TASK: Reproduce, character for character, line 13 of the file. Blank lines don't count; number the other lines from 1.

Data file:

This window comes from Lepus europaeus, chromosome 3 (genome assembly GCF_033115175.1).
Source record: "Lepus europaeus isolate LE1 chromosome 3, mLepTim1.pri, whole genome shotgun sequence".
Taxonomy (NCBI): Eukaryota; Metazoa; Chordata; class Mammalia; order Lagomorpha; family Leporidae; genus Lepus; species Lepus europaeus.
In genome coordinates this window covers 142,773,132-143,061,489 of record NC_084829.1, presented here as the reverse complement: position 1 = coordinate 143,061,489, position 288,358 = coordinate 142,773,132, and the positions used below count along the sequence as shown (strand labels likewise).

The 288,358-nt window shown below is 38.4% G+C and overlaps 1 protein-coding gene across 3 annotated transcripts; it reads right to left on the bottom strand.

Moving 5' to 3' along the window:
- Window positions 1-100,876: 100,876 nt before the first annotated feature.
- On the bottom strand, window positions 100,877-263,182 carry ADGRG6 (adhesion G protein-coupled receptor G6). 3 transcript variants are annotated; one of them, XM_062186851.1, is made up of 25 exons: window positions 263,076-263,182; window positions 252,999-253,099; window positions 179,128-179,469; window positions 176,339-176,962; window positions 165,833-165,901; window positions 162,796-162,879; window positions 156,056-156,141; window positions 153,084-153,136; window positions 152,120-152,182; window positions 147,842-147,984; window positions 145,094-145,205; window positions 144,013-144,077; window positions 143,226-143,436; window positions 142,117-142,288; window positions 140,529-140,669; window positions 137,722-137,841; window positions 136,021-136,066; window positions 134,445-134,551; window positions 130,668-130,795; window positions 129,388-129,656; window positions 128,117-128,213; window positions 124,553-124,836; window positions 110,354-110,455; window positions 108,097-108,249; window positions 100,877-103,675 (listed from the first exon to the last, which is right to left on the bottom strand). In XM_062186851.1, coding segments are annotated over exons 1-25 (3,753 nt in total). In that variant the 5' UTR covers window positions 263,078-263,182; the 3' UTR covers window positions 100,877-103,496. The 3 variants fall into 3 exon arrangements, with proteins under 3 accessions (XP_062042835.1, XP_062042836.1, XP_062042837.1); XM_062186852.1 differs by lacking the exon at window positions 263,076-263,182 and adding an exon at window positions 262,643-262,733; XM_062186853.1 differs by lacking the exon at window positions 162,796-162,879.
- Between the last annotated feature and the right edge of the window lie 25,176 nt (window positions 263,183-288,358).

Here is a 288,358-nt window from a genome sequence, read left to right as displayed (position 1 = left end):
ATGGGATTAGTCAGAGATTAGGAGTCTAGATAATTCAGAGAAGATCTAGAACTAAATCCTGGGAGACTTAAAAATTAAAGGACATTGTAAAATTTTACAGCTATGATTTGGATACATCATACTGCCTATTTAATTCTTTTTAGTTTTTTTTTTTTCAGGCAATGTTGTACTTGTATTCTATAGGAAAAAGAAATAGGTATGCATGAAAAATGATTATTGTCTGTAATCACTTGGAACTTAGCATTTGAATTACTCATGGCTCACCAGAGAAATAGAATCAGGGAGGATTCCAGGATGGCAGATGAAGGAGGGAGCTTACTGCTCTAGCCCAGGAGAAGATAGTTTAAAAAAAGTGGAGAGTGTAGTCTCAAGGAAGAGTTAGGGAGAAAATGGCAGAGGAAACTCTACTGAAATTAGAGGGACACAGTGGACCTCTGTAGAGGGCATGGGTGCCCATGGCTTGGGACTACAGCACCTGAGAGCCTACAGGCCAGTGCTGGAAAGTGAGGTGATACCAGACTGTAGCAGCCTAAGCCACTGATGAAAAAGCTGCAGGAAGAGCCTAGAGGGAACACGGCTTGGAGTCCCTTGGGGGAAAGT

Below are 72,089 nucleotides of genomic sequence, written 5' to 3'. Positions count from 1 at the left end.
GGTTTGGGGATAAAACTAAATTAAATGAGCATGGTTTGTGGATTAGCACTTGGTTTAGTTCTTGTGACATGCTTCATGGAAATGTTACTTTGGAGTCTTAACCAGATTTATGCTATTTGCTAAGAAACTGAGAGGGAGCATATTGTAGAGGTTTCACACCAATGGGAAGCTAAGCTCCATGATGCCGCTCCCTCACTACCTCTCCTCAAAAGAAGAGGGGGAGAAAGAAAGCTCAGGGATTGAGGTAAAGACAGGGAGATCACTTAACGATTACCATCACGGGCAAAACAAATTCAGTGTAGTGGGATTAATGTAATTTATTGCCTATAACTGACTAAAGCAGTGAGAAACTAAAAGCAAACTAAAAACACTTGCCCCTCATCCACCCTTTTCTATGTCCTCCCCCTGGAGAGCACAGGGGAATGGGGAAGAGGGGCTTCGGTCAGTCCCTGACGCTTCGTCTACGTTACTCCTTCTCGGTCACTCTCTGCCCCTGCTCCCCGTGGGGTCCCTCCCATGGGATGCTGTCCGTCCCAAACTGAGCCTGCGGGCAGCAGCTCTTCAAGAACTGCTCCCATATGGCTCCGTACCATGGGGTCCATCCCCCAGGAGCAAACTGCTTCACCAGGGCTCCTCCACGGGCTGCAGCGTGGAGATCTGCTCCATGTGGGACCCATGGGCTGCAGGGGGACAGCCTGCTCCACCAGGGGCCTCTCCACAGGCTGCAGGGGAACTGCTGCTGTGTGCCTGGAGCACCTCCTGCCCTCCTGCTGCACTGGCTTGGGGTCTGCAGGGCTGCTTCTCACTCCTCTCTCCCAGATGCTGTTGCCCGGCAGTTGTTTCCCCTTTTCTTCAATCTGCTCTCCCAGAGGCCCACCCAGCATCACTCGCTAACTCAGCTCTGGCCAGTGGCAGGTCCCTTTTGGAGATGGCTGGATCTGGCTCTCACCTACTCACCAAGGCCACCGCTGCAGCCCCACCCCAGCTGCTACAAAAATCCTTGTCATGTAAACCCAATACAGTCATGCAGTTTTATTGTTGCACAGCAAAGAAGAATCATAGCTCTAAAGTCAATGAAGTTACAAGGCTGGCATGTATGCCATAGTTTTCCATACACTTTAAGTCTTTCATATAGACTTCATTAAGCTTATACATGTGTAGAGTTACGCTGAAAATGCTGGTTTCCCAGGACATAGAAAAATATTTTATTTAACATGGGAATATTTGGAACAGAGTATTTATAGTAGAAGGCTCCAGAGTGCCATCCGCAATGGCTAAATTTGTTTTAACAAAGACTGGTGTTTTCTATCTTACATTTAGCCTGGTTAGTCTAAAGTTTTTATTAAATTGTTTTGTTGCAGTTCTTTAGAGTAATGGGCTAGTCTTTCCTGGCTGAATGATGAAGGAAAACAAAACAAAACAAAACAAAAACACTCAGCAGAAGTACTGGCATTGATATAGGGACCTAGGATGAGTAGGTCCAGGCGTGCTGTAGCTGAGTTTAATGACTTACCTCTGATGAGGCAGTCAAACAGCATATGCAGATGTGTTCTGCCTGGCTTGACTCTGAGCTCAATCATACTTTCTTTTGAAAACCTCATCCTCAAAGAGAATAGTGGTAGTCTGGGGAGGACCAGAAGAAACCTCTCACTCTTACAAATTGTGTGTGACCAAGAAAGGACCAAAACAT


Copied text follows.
GGTTTGGGGATAAAACTAAATTAAATGAGCATGGTTTGTGGATTAGCACTTGGTTTAGTTCTTGTGACATGCTTCATGGAAATGTTACTTTGGAGTCTTAACCAGATTTATGCTATTTGCTAAGAAACTGAGAGGGAGCATATTGTAGAGGTTTCACACCAATGGGAAGCTAAGCTCCATGATGCCGCTCCCTCACTACCTCTCCTCAAAAGAAGAGGGGGAGAAAGAAAGCTCAGGGATTGAGGTAAAGACAGGGAGATCACTTAACGATTACCATCACGGGCAAAACAAATTCAGTGTAGTGGGATTAATGTAATTTATTGCCTATAACTGACTAAAGCAGTGAGAAACTAAAAGCAAACTAAAAACACTTGCCCCTCATCCACCCTTTTCTATGTCCTCCCCCTGGAGAGCACAGGGGAATGGGGAAGAGGGGCTTCGGTCAGTCCCTGACGCTTCGTCTACGTTACTCCTTCTCGGTCACTCTCTGCCCCTGCTCCCCGTGGGGTCCCTCCCATGGGATGCTGTCCGTCCCAAACTGAGCCTGCGGGCAGCAGCTCTTCAAGAACTGCTCCCATATGGCTCCGTACCATGGGGTCCATCCCCCAGGAGCAAACTGCTTCACCAGGGCTCCTCCACGGGCTGCAGCGTGGAGATCTGCTCCATGTGGGACCCATGGGCTGCAGGGGGACAGCCTGCTCCACCAGGGGCCTCTCCACAGGCTGCAGGGGAACTGCTGCTGTGTGCCTGGAGCACCTCCTGCCCTCCTGCTGCACTGGCTTGGGGTCTGCAGGGCTGCTTCTCACTCCTCTCTCCCAGATGCTGTTGCCCGGCAGTTGTTTCCCCTTTTCTTCAATCTGCTCTCCCAGAGGCCCACCCAGCATCACTCGCTAACTCAGCTCTGGCCAGTGGCAGGTCCCTTTTGGAGATGGCTGGATCTGGCTCTCACCTACTCACCAAGGCCACCGCTGCAGCCCCACCCCAGCTGCTACAAAAATCCTTGTCATGTAAACCCAATACAGTCATGCAGTTTTATTGTTGCACAGCAAAGAAGAATCATAGCTCTAAAGTCAATGAAGTTACAAGGCTGGCATGTATGCCATAGTTTTCCATACACTTTAAGTCTTTCATATAGACTTCATTAAGCTTATACATGTGTAGAGTTACGCTGAAAATGCTGGTTTCCCAGGACATAGAAAAATATTTTATTTAACATGGGAATATTTGGAACAGAGTATTTATAGTAGAAGGCTCCAGAGTGCCATCCGCAATGGCTAAATTTGTTTTAACAAAGACTGGTGTTTTCTATCTTACATTTAGCCTGGTTAGTCTAAAGTTTTTATTAAATTGTTTTGTTGCAGTTCTTTAGAGTAATGGGCTAGTCTTTCCTGGCTGAATGATGAAGGAAAACAAAACAAAACAAAACAAAAACACTCAGCAGAAGTACTGGCATTGATATAGGGACCTAGGATGAGTAGGTCCAGGCGTGCTGTAGCTGAGTTTAATGACTTACCTCTGATGAGGCAGTCAAACAGCATATGCAGATGTGTTCTGCCTGGCTTGACTCTGAGCTCAATCATACTTTCTTTTGAAAACCTCATCCTCAAAGAGAATAGTGGTAGTCTGGGGAGGACCAGAAGAAACCTCTCACTCTTACAAATTGTGTGTGACCAAGAAAGGACCAAAACAT